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Hey...my first camporee at Southhaven Park on Long Island held 4/26-/4/28 and had a blast. With the exception of the chilly nights at 38 degrees, I watched my son get involved in the activities as did many of the scouts and I witnessed individual growth where those scouts who are 16-17 took charge. It was the Brookhaven Troop 4 boys who cooked breakfast and dinner and integrated the younger scouts in that troop take on some responsibilities. Great time and happy my son is into scouting. He will spend a week at the camp here on Long Island this summer and I am sure he will have a good time and learn. Thanks to all of you who work hard and put these events together.
Parent, Brookhaven, NY
Someone stole our trailer! The event was so publicized; it was a high priority case! Various dignitaries and the public were looking for our trailer. Four days later it was found one town over with minor things missing. We received many offers from all over the country. It was a great feeling, that so many people helped us. These cubs all experienced the bad and the good of people. and not letting it get them down..only to look ahead!
Cubmaster, Pack 370, Islip
I remember when my Troop 175 of West Babylon helped at the Hurricane Sandy at Harding Avenue School in Lindenhurst.
Scouting is in our soul. It is part of your everyday life no matter how old you are.
As we travel from state to state we are always welcome in the scouting community. You tell someone you are a scout and there are always stories to tell.
My memory is walking thru Pennsylvania in our Class B uniforms and another troop was sitting by a monument. Our troop had no problem going up to them and saying hello and asking where they where from. Also 2010 Jamboree when I spoke to scouts from England. It is so welcoming as you travel and see others in uniform. In this year 2013 we are moving from Long Island to Tennessee. The move is a far one but I know we already have a scouting family waiting for us to meet.
Venture Crew Leader
Last summer at week one summer camp at Baiting Hollow. It was a long week. Many of the boys were tired and I was as well. It was time for "Anything Floats" which the boys in my troop had some trouble making a raft. I was really doubting the whole week long camp, and wanted to just go home. So I mustered up the best spirit that I could and got the boys to the lake. Which was the best decision that I made all week long. There was a Provo scout from Nassau county who was only 12 years old. He showed up to "Anything Floats" with a log and a rake to represent the Provo troop. His name was Jake and with true determination he set out on the lake. He never gave up and kept on going. By the time he rounded the first marker the rest of the troops had finished the race. But he never stopped. He was asked if he wanted a ride on the row boat to return and simply smiled and said "No, I started and I am going to finish". As he returned to the finish line the winners were forgotten about and all the troops were chanting for Jake to complete the race on his own. Jakes super-fantastic boat (a log) was displayed on the rock in the middle of the lake for the rest of the week. Every time Jake was seen for the rest of the week he was congratulated by everyone. It was so great to see a scout with sprit and determination and to feel so excited it really put my role as a Scoutmaster in check. It reaffirmed why I was there and how important it is to the boys to learn and grow in a safe environment. So stop and look around - don't lose focus of the program it is all for the boys!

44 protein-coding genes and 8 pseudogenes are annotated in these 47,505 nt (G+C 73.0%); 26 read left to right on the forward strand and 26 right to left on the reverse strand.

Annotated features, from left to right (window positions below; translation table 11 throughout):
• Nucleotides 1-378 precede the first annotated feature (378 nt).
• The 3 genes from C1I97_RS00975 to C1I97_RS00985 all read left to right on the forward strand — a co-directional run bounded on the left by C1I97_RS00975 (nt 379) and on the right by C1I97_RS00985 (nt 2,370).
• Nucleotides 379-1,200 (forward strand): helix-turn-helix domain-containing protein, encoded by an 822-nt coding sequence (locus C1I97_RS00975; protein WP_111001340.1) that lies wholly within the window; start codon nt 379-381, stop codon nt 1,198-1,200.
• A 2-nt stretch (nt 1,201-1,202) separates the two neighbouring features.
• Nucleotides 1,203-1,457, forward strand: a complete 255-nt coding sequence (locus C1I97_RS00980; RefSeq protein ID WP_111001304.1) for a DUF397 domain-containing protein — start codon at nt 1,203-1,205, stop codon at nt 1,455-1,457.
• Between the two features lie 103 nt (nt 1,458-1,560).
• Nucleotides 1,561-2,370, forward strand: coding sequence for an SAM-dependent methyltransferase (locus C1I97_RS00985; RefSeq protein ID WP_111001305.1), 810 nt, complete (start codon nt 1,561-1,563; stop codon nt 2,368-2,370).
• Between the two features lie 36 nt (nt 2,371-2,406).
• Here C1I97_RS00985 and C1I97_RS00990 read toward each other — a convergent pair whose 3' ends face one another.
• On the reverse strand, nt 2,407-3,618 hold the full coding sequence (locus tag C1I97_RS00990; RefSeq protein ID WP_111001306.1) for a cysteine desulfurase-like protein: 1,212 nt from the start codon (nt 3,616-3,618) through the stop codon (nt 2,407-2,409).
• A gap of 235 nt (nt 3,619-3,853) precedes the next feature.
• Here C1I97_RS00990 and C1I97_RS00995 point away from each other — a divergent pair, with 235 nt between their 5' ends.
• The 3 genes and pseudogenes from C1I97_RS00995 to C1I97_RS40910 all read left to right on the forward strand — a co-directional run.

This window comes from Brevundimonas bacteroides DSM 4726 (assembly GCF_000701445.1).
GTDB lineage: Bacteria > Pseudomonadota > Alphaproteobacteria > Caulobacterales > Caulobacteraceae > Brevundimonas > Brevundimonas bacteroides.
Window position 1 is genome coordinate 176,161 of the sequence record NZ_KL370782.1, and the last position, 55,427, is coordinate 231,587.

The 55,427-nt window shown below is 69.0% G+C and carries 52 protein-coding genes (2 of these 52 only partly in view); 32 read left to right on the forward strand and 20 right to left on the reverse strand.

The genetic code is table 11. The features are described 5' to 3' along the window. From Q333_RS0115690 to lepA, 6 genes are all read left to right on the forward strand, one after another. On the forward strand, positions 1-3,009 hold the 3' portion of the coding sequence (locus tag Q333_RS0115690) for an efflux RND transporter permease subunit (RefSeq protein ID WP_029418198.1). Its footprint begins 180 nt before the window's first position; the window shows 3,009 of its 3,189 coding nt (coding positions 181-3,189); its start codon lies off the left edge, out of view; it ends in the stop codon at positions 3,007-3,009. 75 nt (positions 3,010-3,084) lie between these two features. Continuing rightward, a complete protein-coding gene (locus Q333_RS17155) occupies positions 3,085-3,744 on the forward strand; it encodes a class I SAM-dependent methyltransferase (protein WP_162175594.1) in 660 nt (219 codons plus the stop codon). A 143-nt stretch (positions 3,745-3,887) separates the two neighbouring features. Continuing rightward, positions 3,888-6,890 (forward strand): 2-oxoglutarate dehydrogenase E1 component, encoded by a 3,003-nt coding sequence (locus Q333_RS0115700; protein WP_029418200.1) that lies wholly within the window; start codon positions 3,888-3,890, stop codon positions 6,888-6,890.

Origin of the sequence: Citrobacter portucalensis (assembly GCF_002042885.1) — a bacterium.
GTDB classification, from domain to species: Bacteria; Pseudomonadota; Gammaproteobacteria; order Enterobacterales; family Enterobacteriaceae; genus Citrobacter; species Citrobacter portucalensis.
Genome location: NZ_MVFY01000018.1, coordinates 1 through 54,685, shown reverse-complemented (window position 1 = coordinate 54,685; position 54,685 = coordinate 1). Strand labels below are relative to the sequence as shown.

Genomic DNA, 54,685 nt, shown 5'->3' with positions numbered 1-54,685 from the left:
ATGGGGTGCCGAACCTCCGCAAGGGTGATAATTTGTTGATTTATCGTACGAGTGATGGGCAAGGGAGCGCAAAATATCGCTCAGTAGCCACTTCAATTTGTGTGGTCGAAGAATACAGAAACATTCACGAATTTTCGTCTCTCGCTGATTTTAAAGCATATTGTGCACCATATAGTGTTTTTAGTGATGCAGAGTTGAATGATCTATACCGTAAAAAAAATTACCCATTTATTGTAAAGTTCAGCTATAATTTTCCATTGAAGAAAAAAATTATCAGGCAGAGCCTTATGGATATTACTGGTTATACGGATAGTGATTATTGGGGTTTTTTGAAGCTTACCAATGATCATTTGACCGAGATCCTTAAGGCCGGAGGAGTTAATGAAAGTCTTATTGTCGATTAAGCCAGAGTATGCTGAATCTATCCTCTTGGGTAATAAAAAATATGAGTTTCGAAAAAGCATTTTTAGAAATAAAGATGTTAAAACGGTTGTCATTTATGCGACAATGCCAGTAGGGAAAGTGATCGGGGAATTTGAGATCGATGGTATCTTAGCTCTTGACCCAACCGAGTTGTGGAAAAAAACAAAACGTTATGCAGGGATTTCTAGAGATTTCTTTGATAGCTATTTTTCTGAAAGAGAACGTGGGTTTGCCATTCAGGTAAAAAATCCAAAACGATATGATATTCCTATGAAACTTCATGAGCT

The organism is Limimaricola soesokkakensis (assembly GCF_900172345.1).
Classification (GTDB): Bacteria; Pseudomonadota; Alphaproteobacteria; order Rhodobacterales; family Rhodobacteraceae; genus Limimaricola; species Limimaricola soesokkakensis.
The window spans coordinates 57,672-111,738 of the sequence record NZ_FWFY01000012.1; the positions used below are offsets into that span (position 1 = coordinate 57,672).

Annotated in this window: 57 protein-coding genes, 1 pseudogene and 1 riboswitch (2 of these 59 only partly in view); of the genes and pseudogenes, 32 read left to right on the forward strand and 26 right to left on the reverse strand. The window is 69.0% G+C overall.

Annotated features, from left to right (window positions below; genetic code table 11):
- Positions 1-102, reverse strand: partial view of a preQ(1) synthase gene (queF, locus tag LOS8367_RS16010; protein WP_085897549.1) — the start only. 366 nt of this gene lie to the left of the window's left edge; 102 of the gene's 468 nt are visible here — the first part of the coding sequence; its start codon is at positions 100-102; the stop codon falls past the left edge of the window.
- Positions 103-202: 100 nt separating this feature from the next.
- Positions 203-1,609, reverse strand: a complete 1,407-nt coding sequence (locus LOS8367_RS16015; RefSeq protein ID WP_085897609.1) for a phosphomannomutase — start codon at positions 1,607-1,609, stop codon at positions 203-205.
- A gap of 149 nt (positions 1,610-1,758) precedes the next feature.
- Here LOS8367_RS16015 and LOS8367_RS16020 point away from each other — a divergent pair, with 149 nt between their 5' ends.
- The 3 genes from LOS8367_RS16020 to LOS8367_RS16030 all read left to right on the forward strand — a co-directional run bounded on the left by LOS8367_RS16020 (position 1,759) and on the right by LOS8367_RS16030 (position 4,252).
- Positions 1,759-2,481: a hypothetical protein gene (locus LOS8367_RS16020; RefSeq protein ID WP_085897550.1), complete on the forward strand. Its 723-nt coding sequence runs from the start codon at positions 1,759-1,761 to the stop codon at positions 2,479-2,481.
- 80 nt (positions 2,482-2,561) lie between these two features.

We went to "Camp Bulldog" on Sunday, November 18th. "Camp Bulldog" was set up as a staging point for food, clothing, and donations for residents of Lindenhurst. It was on Wellwood Avenue and Cherry Street in the heart of Lindenhurst where the flooding from Hurricane Sandy crushed the neighborhood.
We met the night before at a church and prepped all the food. We cooked it the next day (four 30-pound turkeys with all the trimmings) and set up and served over two hundred dinners to the residents!
The boys also helped unload trucks delivering supplies, helped set up tables, and assisted the "Camp Bulldog" people all day.
It was a great experience for the boys - http://www.newsday.com/long-island/towns/lindenhurst-site-a-hub-for-sandy-victims-1.4210193
Scoutmaster, Troop 41
Even though I had been a Girl Scout growing up and enjoyed Scouting, I never thought of enrolling my 3 boys in Scouts. I was a busy working Mom and didn't know how I would find the time to be involved. Well, my middle son brought home a flyer to join the Cub Scouts. We went to the recruitment meeting and he joined. Two weeks later my oldest son decided he too wanted to be a Scout, and joined Boy Scouts. Two weeks after that, seeing both his older brothers in uniform, my youngest joined as a Tiger. Two weeks later I was asked to be an Assistant Tiger Leader and I didn't know how I would do it, but I accepted. That was 2005. I stayed with my youngest son in Cub Scouts and was his Tiger, Wolf, Bear and Webelos leader. Once he bridged into Boy Scouts it was time to move on. I am the Committee Chair and a trained Assistant Scoutmaster. My oldest is an Eagle Scout, my middle son is a Life Scout and working on his Eagle project and my youngest is a First class Scout. I enjoy camping with the Troop and all the adventures that Scouting has to offer. Scouting has been the BEST experience, not only for my sons but for myself.